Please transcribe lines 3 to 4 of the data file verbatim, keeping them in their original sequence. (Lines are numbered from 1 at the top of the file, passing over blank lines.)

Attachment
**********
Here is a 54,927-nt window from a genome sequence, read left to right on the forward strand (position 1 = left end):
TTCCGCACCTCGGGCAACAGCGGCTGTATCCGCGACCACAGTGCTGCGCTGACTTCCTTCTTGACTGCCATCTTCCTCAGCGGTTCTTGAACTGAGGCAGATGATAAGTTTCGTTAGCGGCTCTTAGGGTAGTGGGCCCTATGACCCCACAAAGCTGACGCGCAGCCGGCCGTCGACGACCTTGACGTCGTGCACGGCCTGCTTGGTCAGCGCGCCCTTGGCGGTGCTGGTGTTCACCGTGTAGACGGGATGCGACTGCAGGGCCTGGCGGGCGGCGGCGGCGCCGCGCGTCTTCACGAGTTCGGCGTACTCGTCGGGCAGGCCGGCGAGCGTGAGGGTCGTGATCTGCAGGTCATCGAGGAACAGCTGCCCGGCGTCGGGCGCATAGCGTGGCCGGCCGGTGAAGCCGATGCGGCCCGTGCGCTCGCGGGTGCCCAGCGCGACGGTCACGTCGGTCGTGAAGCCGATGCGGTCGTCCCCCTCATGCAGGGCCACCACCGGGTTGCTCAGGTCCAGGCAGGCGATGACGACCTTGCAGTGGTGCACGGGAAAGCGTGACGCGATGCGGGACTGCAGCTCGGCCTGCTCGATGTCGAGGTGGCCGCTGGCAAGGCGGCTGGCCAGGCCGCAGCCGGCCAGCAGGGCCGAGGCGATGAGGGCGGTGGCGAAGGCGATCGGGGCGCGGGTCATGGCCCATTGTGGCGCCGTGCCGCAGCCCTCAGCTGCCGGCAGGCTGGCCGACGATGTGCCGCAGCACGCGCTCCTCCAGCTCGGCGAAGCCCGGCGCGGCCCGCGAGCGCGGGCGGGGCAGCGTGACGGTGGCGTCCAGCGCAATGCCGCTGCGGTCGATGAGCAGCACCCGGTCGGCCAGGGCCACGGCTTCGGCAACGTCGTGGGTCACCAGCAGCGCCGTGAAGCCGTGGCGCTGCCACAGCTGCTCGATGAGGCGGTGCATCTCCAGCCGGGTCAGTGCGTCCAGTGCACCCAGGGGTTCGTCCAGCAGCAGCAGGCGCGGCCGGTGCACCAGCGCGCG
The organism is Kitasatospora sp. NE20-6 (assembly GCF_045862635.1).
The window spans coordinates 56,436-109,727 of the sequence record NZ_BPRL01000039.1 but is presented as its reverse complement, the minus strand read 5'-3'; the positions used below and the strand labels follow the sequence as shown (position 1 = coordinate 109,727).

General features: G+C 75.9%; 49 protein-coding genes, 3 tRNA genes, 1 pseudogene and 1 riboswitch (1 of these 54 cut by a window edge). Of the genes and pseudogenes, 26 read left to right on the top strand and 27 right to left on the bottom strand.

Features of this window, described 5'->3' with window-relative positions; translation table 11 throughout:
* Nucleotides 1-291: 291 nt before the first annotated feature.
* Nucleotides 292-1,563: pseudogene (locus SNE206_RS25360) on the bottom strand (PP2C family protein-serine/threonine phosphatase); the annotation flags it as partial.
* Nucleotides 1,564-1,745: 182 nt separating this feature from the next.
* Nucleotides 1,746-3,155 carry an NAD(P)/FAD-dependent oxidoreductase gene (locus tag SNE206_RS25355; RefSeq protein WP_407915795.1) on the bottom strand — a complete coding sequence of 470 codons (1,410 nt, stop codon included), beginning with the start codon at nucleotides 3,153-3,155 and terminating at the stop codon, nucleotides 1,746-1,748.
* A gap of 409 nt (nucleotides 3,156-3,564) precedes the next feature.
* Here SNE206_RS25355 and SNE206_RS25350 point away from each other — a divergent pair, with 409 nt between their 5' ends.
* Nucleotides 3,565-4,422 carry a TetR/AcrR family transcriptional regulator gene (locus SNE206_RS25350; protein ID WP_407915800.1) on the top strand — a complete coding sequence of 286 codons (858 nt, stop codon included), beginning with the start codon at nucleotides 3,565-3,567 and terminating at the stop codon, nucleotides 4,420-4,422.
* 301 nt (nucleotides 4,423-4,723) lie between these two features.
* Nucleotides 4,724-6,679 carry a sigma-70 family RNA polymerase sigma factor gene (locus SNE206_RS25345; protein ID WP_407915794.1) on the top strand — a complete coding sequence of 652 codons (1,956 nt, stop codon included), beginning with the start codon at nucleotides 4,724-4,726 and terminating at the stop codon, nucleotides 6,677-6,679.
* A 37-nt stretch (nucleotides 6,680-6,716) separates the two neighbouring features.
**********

The organism is Kitasatospora sp. NE20-6 (assembly GCF_045862635.1).
The window spans coordinates 56,436-109,727 of the sequence record NZ_BPRL01000039.1 but is presented as its reverse complement, the minus strand read 5'-3'; the positions used below and the strand labels follow the sequence as shown (position 1 = coordinate 109,727).